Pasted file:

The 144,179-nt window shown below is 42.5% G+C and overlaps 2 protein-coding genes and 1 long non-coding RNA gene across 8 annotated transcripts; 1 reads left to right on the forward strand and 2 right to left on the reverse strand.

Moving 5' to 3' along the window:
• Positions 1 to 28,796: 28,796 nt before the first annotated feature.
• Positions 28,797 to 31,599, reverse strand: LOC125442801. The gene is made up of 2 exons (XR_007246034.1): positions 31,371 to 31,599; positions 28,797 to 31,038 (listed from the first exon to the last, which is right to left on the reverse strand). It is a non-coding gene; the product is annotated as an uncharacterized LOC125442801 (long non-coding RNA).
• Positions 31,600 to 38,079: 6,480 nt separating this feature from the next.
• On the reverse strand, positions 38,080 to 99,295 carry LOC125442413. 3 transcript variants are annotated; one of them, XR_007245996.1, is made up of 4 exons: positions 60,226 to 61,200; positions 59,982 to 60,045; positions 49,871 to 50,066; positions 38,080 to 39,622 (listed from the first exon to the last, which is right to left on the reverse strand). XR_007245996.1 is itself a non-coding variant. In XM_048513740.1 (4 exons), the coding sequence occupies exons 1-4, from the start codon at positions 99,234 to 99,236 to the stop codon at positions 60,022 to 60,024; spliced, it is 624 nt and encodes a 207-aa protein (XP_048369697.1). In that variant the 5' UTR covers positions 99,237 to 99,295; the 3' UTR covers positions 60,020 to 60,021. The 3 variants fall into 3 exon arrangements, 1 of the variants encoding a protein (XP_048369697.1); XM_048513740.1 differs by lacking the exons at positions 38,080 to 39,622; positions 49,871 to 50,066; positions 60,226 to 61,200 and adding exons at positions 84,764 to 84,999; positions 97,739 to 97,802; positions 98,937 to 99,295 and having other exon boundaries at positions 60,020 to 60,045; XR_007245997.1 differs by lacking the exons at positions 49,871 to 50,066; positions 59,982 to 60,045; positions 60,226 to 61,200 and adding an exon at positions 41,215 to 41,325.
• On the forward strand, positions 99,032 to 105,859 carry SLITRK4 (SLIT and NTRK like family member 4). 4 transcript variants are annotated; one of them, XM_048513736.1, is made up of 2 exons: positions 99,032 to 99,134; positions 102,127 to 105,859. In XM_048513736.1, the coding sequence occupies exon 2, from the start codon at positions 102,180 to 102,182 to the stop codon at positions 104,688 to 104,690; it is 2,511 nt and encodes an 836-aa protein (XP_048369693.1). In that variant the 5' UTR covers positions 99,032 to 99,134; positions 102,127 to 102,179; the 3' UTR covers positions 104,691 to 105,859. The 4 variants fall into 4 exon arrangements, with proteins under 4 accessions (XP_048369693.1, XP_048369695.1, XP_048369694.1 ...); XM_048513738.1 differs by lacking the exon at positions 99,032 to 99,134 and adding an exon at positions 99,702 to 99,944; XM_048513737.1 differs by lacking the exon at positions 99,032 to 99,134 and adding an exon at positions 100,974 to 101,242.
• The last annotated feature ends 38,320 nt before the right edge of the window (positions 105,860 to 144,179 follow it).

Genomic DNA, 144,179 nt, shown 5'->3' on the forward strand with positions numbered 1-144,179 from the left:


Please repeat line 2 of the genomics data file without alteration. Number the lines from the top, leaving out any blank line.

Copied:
Moving 5' to 3' along the window: